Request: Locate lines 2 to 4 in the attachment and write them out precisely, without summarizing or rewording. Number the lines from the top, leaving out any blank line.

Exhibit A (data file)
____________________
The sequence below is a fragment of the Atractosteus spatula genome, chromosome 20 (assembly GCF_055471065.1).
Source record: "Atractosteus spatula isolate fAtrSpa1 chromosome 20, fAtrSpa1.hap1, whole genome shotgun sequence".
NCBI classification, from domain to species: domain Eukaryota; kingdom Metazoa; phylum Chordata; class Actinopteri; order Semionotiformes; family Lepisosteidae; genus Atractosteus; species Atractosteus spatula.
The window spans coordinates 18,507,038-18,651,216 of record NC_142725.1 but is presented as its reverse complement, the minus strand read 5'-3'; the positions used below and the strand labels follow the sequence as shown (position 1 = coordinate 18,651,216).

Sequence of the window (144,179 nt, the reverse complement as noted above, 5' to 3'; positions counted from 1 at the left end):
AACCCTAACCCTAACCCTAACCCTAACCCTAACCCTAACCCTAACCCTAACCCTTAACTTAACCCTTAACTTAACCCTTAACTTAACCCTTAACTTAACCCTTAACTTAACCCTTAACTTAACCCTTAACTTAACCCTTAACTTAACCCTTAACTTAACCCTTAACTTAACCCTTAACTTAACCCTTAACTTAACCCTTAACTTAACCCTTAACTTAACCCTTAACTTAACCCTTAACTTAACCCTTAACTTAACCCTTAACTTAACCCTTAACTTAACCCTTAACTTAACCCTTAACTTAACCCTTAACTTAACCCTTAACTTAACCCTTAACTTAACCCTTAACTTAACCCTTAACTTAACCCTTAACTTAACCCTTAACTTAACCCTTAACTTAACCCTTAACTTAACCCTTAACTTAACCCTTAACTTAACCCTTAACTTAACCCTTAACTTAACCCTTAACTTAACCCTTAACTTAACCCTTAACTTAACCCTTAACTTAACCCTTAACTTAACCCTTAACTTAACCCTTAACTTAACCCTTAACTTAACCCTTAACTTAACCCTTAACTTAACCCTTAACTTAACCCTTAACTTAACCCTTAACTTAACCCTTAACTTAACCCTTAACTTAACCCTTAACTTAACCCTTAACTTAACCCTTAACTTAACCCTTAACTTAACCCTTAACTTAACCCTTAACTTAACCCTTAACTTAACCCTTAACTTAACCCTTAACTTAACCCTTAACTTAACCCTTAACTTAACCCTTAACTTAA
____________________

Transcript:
Source record: "Atractosteus spatula isolate fAtrSpa1 chromosome 20, fAtrSpa1.hap1, whole genome shotgun sequence".
NCBI classification, from domain to species: domain Eukaryota; kingdom Metazoa; phylum Chordata; class Actinopteri; order Semionotiformes; family Lepisosteidae; genus Atractosteus; species Atractosteus spatula.
The window spans coordinates 18,507,038-18,651,216 of record NC_142725.1 but is presented as its reverse complement, the minus strand read 5'-3'; the positions used below and the strand labels follow the sequence as shown (position 1 = coordinate 18,651,216).